Little surprise then that Françoise David has left open the door to a “non-aggression pact” with the PQ at the next election—an idea advanced by PQ Member of the National Assembly Jean-Pierre Charbonneau. “Formal discussions with the Parti Québécois,” said David, are not excluded, on the condition “that they be discussed with our members.”

Subsequently David gave an endorsement of the PQ worthy of any party stalwart: “There are elements of the PQ program that will never be disavowed. It would be unjust to call them neo-liberals. The PQ is not in the same trench as the Liberal Party of Jean Charest, especially as regards the destruction of social gains.”

In reality, the Liberals and PQ function in tandem. Whilst they disagree over Quebec’s constitutional status, whenever faced with a potential challenge from the working class the two parties join forces. In fact, precisely because of its ties to the labor bureaucracy, the PQ has often proved more successful than the PLQ in imposing the agenda of big business.

With polls showing Québec Solidaire gaining support from working people angered by the right-wing policies of the PQ and Liberals, its leaders have become increasingly anxious to reassure the establishment that theirs will be a responsible party—i.e. one that accepts the existing social order and works with the establishment parties.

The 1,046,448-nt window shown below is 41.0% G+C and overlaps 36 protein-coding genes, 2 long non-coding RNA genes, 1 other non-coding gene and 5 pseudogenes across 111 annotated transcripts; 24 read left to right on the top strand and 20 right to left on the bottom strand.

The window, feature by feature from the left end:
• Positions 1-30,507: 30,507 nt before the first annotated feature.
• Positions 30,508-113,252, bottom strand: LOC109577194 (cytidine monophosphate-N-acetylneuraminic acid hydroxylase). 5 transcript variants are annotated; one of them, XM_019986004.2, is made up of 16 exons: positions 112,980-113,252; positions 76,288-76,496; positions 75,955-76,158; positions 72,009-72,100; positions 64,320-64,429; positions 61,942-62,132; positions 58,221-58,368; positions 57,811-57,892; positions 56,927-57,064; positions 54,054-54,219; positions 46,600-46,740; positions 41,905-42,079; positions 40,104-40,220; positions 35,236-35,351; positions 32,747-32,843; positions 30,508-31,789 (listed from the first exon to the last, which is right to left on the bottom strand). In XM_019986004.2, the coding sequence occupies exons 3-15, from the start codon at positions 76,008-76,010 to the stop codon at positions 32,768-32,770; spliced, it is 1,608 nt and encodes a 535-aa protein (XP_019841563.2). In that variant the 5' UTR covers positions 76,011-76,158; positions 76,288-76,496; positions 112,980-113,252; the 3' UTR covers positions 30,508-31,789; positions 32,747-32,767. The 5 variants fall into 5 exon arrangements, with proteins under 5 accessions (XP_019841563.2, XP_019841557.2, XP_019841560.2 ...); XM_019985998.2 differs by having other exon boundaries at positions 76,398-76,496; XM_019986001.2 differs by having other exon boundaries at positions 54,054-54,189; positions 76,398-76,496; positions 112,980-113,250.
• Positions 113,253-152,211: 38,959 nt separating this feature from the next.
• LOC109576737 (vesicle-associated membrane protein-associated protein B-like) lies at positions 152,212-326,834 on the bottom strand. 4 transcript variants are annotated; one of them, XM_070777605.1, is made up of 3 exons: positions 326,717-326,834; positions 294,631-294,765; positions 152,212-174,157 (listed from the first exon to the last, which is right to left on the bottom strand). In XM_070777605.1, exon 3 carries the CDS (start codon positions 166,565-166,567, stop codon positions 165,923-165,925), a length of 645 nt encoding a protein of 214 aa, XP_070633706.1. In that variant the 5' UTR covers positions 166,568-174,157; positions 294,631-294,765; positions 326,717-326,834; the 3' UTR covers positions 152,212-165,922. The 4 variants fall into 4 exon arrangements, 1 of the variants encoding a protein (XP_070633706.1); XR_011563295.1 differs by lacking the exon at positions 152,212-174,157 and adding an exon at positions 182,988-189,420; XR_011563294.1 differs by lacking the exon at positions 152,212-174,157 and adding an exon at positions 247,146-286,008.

“We will elaborate a program that will be generous, but also realistic,” said Françoise David. Her co-leader, Amir Khadir, has also rushed to emphasize his realism. “We will establish a new left,” he explains, “a democratic left, which offers equal representation to women, which integrates a plurality of opinions, which has an acute consciousness of the environment.” This new left, he was quick to add, “will not suffer from delusions of grandeur and won’t promise guaranteed happiness to humanity.”